7. ML

    ML Guest

    The Manster said the same thing the other morning when we fought about him not being able to play "hooky". This is something I let him do once or twice a year at most, but never in the second week of school. Through streams of tears and lists of reasons why he hates school (he actually doesn't most of the time) he said "you don't know what it's like for me". It broke my heart. I still think I was right to choose tough love and made him go to school for fear of starting precedents that would only spur on more morning meltdowns.

    I hope it's ok to to say something funny here, as I know there is nothing funny about your situation, but Danster did something during his meltdown that made me laugh. He held a miniature bat next to his head, and staged a little drama that he was smacking his head (he barely touched it). He told me that he was trying to give himself amnesia to forget about me (I'm so mean) but that it wasn't working.


  8. nvts

    nvts Active Member

    That's pretty funny Michele!

    I'd take a look at the stims Terry. We were going through the identical thing with difficult child 1 and FINALLY talked the doctor. into trialing him off the Concerta. He's a different kid. He's got a low frustration level, but the explosiveness of the outbursts in gone. When he does get angry, he can disengage much faster than he ever has in his life.

    While we did the Abilify for a two month period at varying doses, but he asked us (as did his school) to try no medications whatsoever. Since it was summer, we gave him an ok on it, talked to the psychiatrist, she was leery but ok'd it. We explained to him that there was no shame in medications, that it corrects the chemicals in his body that might not be "equalized", so if this didn't work this time, we'd go back to the medications. He was cool with it.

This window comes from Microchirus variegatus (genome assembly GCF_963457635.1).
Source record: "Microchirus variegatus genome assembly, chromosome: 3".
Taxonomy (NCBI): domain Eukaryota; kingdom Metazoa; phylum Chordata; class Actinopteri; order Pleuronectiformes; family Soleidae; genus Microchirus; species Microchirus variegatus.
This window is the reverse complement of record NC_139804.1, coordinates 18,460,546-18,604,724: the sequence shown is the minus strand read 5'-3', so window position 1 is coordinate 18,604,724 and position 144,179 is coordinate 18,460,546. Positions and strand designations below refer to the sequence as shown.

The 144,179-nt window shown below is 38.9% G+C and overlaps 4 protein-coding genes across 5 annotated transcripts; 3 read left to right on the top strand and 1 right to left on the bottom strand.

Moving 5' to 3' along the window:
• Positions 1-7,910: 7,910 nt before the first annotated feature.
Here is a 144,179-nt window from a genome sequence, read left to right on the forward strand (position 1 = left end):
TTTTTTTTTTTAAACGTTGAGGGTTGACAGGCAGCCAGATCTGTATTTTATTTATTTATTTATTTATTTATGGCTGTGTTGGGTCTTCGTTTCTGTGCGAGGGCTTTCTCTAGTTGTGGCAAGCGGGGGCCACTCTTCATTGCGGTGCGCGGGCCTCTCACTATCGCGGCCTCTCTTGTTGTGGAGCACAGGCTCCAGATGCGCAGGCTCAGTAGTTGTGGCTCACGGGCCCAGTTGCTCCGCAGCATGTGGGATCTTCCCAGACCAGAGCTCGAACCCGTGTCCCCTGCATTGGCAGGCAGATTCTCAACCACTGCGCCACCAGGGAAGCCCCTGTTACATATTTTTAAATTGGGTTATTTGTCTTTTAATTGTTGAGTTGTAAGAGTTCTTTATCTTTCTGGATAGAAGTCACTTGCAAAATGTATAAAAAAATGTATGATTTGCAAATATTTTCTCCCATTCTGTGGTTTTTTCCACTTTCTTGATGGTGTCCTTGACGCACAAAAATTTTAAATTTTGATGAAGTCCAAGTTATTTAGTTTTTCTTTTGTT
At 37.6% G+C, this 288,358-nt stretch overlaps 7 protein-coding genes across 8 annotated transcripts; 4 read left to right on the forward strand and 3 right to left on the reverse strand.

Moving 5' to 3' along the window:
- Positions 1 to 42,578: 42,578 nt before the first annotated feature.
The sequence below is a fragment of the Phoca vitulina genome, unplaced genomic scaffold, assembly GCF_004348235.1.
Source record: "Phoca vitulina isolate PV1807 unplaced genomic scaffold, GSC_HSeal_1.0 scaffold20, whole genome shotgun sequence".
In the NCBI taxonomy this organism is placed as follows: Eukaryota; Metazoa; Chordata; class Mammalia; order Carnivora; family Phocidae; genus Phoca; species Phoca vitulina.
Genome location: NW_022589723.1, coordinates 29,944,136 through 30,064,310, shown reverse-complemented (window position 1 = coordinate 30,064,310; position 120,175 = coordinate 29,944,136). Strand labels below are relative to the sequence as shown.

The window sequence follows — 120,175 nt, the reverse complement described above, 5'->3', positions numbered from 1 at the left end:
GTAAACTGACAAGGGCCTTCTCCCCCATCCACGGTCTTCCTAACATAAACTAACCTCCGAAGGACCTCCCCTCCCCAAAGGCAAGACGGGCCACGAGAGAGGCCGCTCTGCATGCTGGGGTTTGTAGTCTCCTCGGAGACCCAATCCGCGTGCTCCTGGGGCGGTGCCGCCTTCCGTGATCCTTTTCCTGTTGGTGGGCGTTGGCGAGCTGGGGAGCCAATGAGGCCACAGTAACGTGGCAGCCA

Well, we're in week 3 of no medications and again, while he still has a quick temper, it's not explosive, violent or abusive (mostly "shut ups" at his brother and sister - and honestly, I'm embarrassed to say, I want to tell his sister to shut up most of the time too!).

    Holding you high in my thoughts! :D

  9. Josie

    Josie Active Member

    Is he worse now that he is supposed to be on a strict girlfriend diet? Is he getting gluten somewhere? I think my difficult child is much worse than she used to be when she has gluten now. It only takes a little, like something that says it may contain traces.